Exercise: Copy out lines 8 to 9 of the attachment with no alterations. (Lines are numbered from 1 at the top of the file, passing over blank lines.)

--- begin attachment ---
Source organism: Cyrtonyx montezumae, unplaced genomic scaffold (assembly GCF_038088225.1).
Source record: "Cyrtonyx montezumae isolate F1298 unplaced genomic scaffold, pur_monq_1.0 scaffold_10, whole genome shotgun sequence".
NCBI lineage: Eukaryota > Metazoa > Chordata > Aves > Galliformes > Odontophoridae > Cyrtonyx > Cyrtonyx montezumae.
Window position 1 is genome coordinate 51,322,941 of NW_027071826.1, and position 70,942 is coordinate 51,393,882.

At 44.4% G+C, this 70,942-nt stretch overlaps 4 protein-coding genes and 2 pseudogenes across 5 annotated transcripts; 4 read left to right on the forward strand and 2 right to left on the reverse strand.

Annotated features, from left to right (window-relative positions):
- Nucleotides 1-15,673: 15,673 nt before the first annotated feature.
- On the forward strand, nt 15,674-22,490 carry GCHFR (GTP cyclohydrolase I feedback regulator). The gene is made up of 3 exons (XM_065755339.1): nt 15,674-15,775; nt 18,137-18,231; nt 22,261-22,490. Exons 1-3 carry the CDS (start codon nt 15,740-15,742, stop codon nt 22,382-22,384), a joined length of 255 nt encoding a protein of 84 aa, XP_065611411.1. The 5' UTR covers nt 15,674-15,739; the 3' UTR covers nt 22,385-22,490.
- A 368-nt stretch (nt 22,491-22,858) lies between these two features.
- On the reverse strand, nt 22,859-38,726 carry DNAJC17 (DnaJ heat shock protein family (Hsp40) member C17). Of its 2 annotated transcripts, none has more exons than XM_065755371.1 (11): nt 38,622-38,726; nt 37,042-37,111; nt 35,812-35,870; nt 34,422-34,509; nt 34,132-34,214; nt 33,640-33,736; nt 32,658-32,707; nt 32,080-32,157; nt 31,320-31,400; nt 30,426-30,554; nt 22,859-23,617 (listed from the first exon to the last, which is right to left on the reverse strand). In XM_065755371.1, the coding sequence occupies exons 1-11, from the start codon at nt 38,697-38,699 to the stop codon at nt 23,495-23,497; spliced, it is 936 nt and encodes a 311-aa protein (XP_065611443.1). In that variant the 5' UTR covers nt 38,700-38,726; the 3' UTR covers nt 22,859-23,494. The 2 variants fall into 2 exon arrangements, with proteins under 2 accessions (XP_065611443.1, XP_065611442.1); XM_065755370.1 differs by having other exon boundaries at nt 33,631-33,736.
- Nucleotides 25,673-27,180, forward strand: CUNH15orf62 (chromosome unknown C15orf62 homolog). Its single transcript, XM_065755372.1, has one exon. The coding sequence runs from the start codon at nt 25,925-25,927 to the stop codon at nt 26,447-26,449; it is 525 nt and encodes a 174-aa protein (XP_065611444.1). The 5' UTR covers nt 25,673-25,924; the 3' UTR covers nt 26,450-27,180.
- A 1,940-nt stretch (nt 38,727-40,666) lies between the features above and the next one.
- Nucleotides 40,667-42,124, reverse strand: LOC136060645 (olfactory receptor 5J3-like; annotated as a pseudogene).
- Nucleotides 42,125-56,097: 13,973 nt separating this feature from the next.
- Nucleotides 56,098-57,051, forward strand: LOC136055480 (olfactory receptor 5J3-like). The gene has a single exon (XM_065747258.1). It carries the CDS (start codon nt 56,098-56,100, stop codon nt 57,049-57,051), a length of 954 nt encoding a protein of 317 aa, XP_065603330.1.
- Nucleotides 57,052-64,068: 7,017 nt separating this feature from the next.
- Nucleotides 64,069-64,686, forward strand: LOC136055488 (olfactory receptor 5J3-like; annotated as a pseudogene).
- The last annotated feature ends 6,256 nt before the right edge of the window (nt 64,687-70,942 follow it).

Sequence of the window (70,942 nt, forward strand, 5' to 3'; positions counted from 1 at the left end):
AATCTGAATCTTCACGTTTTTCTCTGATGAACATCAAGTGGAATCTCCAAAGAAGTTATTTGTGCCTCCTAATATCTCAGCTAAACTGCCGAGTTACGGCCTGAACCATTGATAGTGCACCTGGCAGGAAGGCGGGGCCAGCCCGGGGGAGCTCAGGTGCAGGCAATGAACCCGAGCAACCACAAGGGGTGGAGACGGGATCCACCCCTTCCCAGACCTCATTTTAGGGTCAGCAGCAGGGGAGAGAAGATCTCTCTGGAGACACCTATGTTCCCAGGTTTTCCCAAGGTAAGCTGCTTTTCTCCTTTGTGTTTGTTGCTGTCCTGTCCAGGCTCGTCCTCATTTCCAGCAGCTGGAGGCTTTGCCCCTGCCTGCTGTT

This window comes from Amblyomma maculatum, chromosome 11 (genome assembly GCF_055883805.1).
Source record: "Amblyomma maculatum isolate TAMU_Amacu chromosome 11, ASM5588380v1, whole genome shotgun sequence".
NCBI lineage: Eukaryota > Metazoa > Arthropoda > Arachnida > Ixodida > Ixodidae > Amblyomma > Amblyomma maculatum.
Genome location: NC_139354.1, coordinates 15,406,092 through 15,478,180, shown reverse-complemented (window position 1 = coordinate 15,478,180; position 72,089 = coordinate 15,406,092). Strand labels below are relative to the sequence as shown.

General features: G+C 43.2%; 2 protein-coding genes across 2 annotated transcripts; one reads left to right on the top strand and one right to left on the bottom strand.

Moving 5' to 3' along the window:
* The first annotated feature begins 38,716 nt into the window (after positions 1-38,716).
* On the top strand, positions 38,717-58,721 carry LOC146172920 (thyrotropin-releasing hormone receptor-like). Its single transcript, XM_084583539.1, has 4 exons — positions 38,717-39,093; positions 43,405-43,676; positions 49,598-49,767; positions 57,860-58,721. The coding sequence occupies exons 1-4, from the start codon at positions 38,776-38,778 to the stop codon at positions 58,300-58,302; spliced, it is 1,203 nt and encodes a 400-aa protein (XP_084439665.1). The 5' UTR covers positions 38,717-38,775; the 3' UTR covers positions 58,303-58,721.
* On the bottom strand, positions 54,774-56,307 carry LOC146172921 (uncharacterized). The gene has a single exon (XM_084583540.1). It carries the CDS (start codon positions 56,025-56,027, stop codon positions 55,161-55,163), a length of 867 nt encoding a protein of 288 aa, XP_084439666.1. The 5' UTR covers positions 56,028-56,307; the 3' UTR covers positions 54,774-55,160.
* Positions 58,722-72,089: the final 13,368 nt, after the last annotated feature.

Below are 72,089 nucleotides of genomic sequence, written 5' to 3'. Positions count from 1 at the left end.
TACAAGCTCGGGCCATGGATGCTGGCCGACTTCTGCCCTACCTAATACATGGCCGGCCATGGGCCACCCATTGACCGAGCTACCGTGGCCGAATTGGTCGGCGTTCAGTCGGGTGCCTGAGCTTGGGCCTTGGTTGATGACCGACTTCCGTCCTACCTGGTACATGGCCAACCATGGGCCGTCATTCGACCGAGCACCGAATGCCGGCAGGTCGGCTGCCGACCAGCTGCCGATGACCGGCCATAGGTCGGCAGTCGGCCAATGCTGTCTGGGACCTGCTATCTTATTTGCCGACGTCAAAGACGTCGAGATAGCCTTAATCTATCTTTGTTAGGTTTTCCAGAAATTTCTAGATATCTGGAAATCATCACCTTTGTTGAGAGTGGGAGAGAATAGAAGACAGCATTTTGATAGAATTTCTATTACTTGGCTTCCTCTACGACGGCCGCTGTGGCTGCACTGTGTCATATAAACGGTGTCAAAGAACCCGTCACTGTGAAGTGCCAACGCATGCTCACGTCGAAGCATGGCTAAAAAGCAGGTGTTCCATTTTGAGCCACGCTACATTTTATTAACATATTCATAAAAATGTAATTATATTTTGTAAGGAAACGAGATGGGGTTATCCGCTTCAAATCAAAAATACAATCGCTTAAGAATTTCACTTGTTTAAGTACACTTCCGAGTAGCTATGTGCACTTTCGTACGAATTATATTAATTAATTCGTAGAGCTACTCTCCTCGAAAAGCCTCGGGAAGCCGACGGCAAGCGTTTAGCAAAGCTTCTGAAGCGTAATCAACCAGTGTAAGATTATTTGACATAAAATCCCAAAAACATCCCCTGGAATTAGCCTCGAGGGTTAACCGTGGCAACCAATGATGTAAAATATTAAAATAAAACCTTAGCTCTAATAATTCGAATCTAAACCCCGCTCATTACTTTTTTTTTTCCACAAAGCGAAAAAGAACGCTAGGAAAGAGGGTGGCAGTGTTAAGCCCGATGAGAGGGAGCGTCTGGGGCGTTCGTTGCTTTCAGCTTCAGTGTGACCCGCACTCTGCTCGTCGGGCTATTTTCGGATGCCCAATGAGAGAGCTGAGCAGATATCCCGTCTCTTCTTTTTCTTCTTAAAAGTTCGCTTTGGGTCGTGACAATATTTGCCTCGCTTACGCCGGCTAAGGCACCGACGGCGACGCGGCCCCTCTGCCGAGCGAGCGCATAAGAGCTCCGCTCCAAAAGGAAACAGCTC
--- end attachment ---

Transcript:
- On the forward strand, nt 15,674-22,490 carry GCHFR (GTP cyclohydrolase I feedback regulator). The gene is made up of 3 exons (XM_065755339.1): nt 15,674-15,775; nt 18,137-18,231; nt 22,261-22,490. Exons 1-3 carry the CDS (start codon nt 15,740-15,742, stop codon nt 22,382-22,384), a joined length of 255 nt encoding a protein of 84 aa, XP_065611411.1. The 5' UTR covers nt 15,674-15,739; the 3' UTR covers nt 22,385-22,490.
- A 368-nt stretch (nt 22,491-22,858) lies between these two features.